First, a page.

In a shocking decision, the Colorado Supreme Court held today, in a Per Curiam opinion, with three justices dissenting, that Donald Trump is an “insurrectionist” who is barred by Section 3 of the 14th Amendment from running for the presidency. So, absent some action by the U.S. Supreme Court, which is extremely unlikely, Trump will not be on the Republican primary ballot or, if it comes to that, the general election ballot in Colorado.
Section 3 of the 14th Amendment precluded those who were federal officials before the Civil War, and then served in the Confederacy or its army, from again holding federal office after 1865. I have written that the theory that this provision somehow applies to Donald Trump is idiotic and ahistorical. The January 6 protest, which certainly did get out of hand, was not an “insurrection”–insurrectionists would have remembered to bring at least one firearm–and Trump urged those who were present in Washington that day to go forward and protest peaceably and legally. Not exactly Fort Sumter.
But the Colorado Supreme Court has struck its blow for the Democratic Party:
• The district court did not abuse its discretion in admitting portions of Congress’s January 6 Report into evidence at trial.
• The district court did not err in concluding that the events at the U.S. Capitol on January 6, 2021, constituted an “insurrection.”
• The district court did not err in concluding that President Trump “engaged in” that insurrection through his personal actions.
• President Trump’s speech inciting the crowd that breached the U.S. Capitol on January 6, 2021, was not protected by the First Amendment.
¶5 The sum of these parts is this: President Trump is disqualified from holding the office of President under Section Three; because he is disqualified, it would be a wrongful act under the Election Code for the Secretary to list him as a candidate on the presidential primary ballot.
These findings started with the district court judge. I haven’t researched his or her provenance, but that will no doubt emerge soon. He or she made the critical findings which the Colorado Supreme Court now holds to be properly with that court’s discretion. In my opinion, they were obviously wrong.
So, where do we go from here? We are in uncharted waters. Never before have we confronted a situation when one political party, that controls a particular state or its highest court, has tried to prevent a candidate of the opposing party from running for president. One cannot overstate what a watershed moment this is. The Democratic Party has staked a claim to permanent control of our federal government, regardless of the will of the American people. This has never happened before in our nation’s history.
Sadly, I think today’s Colorado Supreme Court decision increases the likelihood of violence in connection with the 2024 presidential election. We are rapidly descending to the status of a third world country, and partisan decisions like this one will accelerate that descent. Liberals hate democracy, and this is their latest assault on it. How Americans will respond to this attack on democracy remains to be seen.
UPDATE: A number of readers have wondered why I said the Supreme Court is unlikely to intervene. On reflection, that was an offhand comment that was not thoroughly thought through. There were two reasons for it:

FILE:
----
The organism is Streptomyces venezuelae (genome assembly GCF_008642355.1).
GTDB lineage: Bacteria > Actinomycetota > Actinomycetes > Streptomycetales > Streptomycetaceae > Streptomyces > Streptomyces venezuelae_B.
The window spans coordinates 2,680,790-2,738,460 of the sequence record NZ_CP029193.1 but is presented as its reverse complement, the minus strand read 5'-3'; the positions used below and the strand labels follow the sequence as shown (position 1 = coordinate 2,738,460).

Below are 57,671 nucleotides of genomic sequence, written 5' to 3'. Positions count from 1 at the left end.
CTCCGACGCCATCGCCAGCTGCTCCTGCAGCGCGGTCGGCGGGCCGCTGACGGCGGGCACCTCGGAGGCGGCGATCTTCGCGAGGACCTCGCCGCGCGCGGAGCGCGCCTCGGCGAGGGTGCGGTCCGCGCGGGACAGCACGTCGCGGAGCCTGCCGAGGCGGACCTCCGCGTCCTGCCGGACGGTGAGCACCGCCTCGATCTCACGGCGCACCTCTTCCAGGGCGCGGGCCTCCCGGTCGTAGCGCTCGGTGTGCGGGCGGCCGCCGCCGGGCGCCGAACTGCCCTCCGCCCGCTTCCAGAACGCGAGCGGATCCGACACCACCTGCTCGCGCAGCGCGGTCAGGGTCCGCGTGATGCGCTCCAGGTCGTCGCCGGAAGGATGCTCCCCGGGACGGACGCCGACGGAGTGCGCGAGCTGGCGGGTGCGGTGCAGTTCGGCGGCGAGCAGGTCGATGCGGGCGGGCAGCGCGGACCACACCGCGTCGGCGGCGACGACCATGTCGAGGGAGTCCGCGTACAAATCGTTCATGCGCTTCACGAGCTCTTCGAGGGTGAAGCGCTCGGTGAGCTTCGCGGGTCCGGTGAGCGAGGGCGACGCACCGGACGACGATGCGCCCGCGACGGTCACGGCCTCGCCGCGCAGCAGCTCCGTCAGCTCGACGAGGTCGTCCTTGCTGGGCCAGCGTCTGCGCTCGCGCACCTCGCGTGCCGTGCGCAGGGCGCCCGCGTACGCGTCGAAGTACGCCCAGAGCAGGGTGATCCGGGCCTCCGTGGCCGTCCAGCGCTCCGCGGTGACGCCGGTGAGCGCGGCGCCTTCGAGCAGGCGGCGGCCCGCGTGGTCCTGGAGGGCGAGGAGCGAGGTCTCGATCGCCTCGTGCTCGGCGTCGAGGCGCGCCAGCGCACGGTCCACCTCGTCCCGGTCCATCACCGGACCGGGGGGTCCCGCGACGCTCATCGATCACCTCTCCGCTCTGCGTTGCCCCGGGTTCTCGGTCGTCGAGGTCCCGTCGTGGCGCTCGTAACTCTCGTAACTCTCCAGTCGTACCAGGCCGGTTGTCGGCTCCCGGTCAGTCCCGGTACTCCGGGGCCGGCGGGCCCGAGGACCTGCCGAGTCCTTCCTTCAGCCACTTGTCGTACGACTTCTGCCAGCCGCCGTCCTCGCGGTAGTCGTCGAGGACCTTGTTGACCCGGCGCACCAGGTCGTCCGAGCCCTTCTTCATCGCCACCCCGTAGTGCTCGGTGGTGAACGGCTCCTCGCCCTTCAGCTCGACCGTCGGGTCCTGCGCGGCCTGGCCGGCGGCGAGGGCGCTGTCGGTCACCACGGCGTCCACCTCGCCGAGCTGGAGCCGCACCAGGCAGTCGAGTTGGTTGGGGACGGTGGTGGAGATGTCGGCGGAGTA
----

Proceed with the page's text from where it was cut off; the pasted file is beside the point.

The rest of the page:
First, the Republican majority on the Court is highly reluctant to wade into waters that are seen as political. Ruling in Trump’s favor would use up a large share of the Court’s diminished political capital, and Trump is hardly the person on whom the justices want to expend that precious commodity. On the other hand, the application of Section 3 of the 14th Amendment is a federal question that is squarely presented by this case and may not be easy to duck.
Second, the Court would need to act fast, as the primary season is nearly upon us. Normally, litigating any case in the Supreme Court takes time. I assume the Court would want to hear from a number of parties and would want extensive briefing. On a normal calendar, I don’t think there is enough time for that to happen. On the other hand, the Court can act more quickly if it wants to, and if it is willing to expend, in this case, the necessary political capital. So it could be possible.
A friend who is a very good lawyer writes:
I suspect that in fact the Supreme Court will immediately grant an emergency appeal and will rule 9-0, or 8-1 if Justice Jackson wants to be her usual moronic self, to overturn the Colorado decision. I imagine that every justice on the Supreme Court understands the implications of the decision, which would mean that any partisan state court could take the other party’s candidate off the ballot. So I will be shocked if they don’t feel the urgency to settle this once and for all. In fact, there has to be a lot of concern about the partisan turn of the courts in general.
I hope my friend is correct. I would only note that in the minds of many voters, the “partisan turn” of the courts is in our direction under the current Court–something to which the justices are acutely sensitive. And for the Democratic justices to renounce partisanship by voting in a way that is good for America but bad for the Democrats, in a high-profile, politically-charged case, is theoretically possible, but I am not sure there is any precedent for it.
STEVE adds: There’s a third way this might play out. Trump could appeal to a federal district court, which could throw out the ruling, and the Supreme Court would then deny Colorado’s petition for cert. The Supreme Court then dodges direct involvement, but gets the right result. I predict the Supreme Court will kick Jack Smith’s appeal on the J6 case back to the DC Circuit Court for similar reasons. In any case, we’ll take up this issue with John Yoo on this week’s podcast.
Author: John Hinderaker